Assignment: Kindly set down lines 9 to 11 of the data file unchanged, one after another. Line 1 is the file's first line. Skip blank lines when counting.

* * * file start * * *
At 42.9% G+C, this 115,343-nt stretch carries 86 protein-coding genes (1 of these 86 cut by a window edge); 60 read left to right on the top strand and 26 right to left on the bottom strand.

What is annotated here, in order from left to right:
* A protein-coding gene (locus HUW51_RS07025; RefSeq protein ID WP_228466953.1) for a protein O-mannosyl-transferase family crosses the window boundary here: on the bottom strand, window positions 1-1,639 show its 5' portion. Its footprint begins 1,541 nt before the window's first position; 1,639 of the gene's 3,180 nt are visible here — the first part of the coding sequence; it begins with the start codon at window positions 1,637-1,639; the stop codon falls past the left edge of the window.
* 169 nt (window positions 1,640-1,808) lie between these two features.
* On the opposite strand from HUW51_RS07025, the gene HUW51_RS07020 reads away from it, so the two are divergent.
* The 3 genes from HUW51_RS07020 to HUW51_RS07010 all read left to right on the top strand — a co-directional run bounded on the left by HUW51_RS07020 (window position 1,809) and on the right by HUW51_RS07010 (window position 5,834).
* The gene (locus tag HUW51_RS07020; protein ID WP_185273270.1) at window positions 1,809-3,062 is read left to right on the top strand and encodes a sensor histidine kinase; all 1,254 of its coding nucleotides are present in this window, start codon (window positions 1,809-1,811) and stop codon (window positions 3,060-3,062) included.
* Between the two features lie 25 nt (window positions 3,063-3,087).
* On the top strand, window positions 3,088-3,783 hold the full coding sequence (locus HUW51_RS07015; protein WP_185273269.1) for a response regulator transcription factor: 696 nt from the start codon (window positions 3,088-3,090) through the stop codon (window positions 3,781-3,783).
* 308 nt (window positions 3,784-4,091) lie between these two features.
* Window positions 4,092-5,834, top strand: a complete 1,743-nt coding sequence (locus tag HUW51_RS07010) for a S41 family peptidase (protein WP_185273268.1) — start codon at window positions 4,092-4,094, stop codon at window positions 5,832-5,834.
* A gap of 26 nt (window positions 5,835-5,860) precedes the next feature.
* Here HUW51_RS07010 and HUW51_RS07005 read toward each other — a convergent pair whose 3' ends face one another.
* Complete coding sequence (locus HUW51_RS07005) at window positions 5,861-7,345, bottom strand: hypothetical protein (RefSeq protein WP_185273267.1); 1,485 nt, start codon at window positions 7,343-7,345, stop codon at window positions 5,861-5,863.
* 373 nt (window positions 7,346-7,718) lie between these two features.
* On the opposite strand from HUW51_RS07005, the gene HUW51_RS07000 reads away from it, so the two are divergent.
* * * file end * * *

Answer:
* On the top strand, window positions 3,088-3,783 hold the full coding sequence (locus HUW51_RS07015; protein WP_185273269.1) for a response regulator transcription factor: 696 nt from the start codon (window positions 3,088-3,090) through the stop codon (window positions 3,781-3,783).
* 308 nt (window positions 3,784-4,091) lie between these two features.
* Window positions 4,092-5,834, top strand: a complete 1,743-nt coding sequence (locus tag HUW51_RS07010) for a S41 family peptidase (protein WP_185273268.1) — start codon at window positions 4,092-4,094, stop codon at window positions 5,832-5,834.